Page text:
Campaign to Cut Waste Uses Recovery Tools to Improve Performance, but Challenges Remain

On June 13, President Obama signed an executive order (E.O.) initiating the "Campaign to Cut Waste." The E.O., titled "Delivering an Efficient, Effective, and Accountable Government," builds on many of the administration’s previous reforms while borrowing some of the better tools developed to execute and oversee the American Recovery and Reinvestment Act (Recovery Act). However, its impact may be reduced due to recent budget cuts to a key government transparency fund.

Over the course of the last two and a half years, the Obama administration has presided over a series of good government and anti-fraud, -waste, and -abuse measures. These measures include the Open Government Initiative, which Obama began in 2009, as well as the Improper Payments Act and the Government Performance and Results (GPRA) Modernization Act, both of which passed Congress in 2010.

The president’s latest initiative, which is another broad effort to cut waste and streamline the government, builds on previous successful reforms – including the Accountable Government Initiative, which imposes cost-cutting goals on federal agencies – while making use of some of the Recovery Act’s more effective oversight tools. The administration tasked Vice President Joe Biden with overseeing the new program.

The most notable aspect of the initiative is the creation of a Government Accountability and Transparency Board (GAT Board). Similar to the Recovery Act’s Recovery Accountability and Transparency Board (Recovery Board), the GAT Board will provide "strategic direction" to enhance spending transparency and "advance efforts to detect and remediate fraud, waste, and abuse in Federal programs" throughout the government. Drawing from "agency Inspectors General, agency Chief Financial Officers or Deputy Secretaries, a senior official of OMB" and others, the president will appoint all 11 members of the new board and designate one as chair.

Recovery Board Chairman Earl Devaney has been a vocal advocate for the technologies he put in place during implementation of the Recovery Act to target potential fraud that enjoyed high success rates, and it’s likely that the GAT Board will begin applying the lessons from the Recovery Act to the rest of the government. The aspiration is that the Board will apply the Recovery Act’s more detailed reporting and disclosure requirements to all of federal spending.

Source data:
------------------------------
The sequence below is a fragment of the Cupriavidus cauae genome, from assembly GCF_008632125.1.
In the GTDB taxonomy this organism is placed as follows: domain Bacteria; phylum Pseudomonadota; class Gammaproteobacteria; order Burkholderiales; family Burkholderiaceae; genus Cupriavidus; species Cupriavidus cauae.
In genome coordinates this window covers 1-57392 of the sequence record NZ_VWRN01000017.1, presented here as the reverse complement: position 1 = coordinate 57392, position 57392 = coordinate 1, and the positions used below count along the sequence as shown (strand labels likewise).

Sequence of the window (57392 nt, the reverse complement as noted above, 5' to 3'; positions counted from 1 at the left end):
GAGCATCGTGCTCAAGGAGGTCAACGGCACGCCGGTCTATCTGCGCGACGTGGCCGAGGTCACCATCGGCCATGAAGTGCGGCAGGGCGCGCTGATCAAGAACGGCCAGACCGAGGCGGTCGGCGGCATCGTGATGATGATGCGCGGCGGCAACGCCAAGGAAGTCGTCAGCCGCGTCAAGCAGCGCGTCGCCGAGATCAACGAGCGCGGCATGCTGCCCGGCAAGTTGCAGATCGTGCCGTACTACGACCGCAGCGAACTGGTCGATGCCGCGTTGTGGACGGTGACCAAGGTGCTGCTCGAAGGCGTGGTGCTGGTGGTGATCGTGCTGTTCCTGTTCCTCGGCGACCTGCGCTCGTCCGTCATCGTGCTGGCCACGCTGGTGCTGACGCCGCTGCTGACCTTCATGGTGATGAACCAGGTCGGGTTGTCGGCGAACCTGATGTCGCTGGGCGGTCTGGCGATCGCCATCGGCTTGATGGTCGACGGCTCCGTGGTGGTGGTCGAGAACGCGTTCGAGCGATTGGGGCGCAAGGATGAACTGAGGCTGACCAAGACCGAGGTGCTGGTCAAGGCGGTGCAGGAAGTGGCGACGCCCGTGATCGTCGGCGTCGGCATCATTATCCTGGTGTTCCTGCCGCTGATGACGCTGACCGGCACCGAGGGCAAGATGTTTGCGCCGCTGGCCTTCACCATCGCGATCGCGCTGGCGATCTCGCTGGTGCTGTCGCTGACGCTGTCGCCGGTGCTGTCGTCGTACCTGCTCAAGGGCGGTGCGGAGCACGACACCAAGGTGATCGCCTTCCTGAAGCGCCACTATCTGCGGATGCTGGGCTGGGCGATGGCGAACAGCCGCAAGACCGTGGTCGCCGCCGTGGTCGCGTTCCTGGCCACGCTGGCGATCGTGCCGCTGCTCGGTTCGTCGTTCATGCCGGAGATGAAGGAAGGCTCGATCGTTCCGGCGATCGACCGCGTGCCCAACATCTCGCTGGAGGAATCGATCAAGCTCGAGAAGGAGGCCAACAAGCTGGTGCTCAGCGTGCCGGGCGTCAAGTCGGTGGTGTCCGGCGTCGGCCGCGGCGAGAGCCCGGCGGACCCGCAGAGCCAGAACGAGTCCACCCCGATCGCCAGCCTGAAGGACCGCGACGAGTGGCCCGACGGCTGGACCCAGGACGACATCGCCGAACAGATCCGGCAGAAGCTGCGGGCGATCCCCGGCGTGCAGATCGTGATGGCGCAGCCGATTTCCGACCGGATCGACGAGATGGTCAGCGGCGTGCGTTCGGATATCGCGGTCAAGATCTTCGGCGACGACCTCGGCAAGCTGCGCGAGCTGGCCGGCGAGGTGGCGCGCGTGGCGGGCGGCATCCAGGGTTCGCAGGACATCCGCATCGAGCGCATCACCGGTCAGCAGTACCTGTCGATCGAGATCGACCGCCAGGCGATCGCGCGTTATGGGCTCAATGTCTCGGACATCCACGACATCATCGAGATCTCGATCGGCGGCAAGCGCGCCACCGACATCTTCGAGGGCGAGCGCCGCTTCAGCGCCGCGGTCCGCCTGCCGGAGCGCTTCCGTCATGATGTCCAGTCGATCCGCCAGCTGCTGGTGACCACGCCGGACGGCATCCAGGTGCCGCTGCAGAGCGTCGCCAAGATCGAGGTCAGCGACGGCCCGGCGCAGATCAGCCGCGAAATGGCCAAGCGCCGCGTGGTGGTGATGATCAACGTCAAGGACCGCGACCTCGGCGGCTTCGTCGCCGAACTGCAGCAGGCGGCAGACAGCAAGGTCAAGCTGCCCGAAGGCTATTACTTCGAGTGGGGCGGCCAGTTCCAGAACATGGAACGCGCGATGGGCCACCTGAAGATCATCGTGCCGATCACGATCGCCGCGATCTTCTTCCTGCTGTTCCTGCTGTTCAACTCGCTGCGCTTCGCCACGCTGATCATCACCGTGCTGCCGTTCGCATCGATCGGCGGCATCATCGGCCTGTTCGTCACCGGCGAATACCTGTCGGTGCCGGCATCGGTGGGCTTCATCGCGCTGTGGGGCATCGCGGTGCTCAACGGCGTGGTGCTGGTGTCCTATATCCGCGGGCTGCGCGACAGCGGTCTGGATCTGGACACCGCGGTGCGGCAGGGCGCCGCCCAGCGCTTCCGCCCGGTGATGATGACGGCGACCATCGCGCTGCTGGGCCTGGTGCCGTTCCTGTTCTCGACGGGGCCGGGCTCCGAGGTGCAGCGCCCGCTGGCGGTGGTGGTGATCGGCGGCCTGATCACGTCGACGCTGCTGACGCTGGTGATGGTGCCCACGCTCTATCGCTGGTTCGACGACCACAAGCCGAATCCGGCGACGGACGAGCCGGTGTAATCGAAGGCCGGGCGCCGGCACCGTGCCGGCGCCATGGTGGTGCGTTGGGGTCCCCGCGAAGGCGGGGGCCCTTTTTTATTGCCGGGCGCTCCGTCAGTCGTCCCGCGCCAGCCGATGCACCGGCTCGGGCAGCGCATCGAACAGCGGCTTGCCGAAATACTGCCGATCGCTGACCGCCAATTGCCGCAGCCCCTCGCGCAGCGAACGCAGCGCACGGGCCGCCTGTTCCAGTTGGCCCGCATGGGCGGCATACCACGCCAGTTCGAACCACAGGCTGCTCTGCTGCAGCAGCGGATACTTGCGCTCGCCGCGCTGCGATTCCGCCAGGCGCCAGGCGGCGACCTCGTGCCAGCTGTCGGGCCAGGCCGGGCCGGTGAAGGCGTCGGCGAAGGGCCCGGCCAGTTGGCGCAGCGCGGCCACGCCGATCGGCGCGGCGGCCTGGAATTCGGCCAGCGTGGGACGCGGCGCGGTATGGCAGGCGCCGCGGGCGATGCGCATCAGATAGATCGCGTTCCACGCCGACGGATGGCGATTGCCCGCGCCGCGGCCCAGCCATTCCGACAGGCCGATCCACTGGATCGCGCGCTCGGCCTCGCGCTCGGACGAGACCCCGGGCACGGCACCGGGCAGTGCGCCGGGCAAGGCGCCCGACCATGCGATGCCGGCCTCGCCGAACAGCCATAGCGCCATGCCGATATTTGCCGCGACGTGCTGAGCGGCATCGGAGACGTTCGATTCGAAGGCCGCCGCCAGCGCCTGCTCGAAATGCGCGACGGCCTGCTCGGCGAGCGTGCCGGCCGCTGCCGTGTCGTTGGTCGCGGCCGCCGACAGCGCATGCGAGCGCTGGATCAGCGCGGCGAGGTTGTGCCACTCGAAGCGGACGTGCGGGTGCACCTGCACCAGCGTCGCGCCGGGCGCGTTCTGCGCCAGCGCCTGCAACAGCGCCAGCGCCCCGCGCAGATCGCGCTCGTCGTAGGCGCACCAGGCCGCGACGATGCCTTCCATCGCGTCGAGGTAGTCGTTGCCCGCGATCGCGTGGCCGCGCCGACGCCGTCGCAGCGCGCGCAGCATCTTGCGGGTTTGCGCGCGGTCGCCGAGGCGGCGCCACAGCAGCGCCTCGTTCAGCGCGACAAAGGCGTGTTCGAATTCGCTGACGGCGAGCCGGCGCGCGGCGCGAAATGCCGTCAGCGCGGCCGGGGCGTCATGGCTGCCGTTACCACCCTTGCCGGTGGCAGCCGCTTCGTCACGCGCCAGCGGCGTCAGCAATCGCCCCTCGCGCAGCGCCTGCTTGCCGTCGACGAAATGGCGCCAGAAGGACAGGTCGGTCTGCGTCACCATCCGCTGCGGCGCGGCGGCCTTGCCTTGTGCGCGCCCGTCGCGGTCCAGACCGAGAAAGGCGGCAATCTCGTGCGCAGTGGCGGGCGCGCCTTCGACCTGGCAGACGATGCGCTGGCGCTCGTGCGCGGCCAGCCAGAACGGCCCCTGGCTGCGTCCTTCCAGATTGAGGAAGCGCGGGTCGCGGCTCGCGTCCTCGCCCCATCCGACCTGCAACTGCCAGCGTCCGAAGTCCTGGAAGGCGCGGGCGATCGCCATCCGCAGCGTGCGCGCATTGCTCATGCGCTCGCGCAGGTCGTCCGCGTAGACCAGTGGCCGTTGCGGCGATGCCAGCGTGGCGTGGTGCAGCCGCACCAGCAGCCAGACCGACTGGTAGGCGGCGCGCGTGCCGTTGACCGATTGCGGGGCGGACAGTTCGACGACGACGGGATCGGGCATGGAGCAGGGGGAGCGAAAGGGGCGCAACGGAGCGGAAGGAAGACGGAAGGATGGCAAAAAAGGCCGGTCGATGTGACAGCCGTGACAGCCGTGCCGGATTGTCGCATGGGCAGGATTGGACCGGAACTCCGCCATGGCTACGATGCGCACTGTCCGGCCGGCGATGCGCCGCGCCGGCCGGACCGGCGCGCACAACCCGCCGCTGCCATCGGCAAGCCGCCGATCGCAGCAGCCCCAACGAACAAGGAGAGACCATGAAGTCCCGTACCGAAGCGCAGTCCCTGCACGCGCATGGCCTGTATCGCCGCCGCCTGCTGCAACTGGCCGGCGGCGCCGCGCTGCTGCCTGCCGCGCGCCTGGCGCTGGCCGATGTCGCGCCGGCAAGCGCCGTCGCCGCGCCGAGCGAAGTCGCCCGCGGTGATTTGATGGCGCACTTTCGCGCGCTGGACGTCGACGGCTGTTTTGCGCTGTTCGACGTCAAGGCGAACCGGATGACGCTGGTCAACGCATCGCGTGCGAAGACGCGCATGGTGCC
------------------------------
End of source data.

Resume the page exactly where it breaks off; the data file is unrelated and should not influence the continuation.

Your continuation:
Some observers believe it would be easier to mandate the reforms through legislation and are championing Rep. Darrell Issa’s (R-CA) Digital Accountability and Transparency Act (DATA Act). The DATA Act would create a powerful independent board to oversee all federal spending transparency and mandate important reforms, such as instituting ultimate recipient reporting and setting data standards government-wide. However, the DATA Act suffers from some important shortcomings, which include a sunset provision that could eliminate progress on federal spending transparency and would disband the independent board if Congress fails to reauthorize the legislation after seven years.

Under the E.O., although the vice president is tasked with convening periodic meetings with agency heads to review progress toward improving performance and cutting costs, the real work will occur below the cabinet level. The federal government’s chief performance officer (CPO) will work with the president’s management council (PMC), a reform group made up of high-ranking administrative officials, to act as a clearinghouse for agency best practices to increase efficiencies and reduce costs.

Chief financial officers (CFO) will also work with the PMC to identify savings, such as the elimination of "the programs and subprograms that have the lowest impact on [each] agency’s mission," in line with the president’s fiscal year (FY) 2012 budget.

Each agency will designate a senior official as the individual responsible for implementing performance reform efforts. The government will post this information on However, the Obama administration has yet to make the site publicly available, and congressionally driven cuts to the Electronic Government (E-Gov) Fund threaten to derail the president’s effort. In fall 2010, the administration planned to release to the public, rightly championing it as a simple way for people to access basic data on the federal government’s performance. The site is up and running and accessible to government employees, but OMB is having problems making the site public.

A tug of war between OMB and federal agencies over the proper amount of disclosure has ensued over the last several months with no solution in sight, but OMB is still promising that it is just a "few weeks" away from the launch of a publicly available performance website. Proposed cuts to the E-Gov Fund could push that release back indefinitely.

Cuts to the E-Gov Fund for FY 2011 have already forced the federal government to temporarily shut down several websites.

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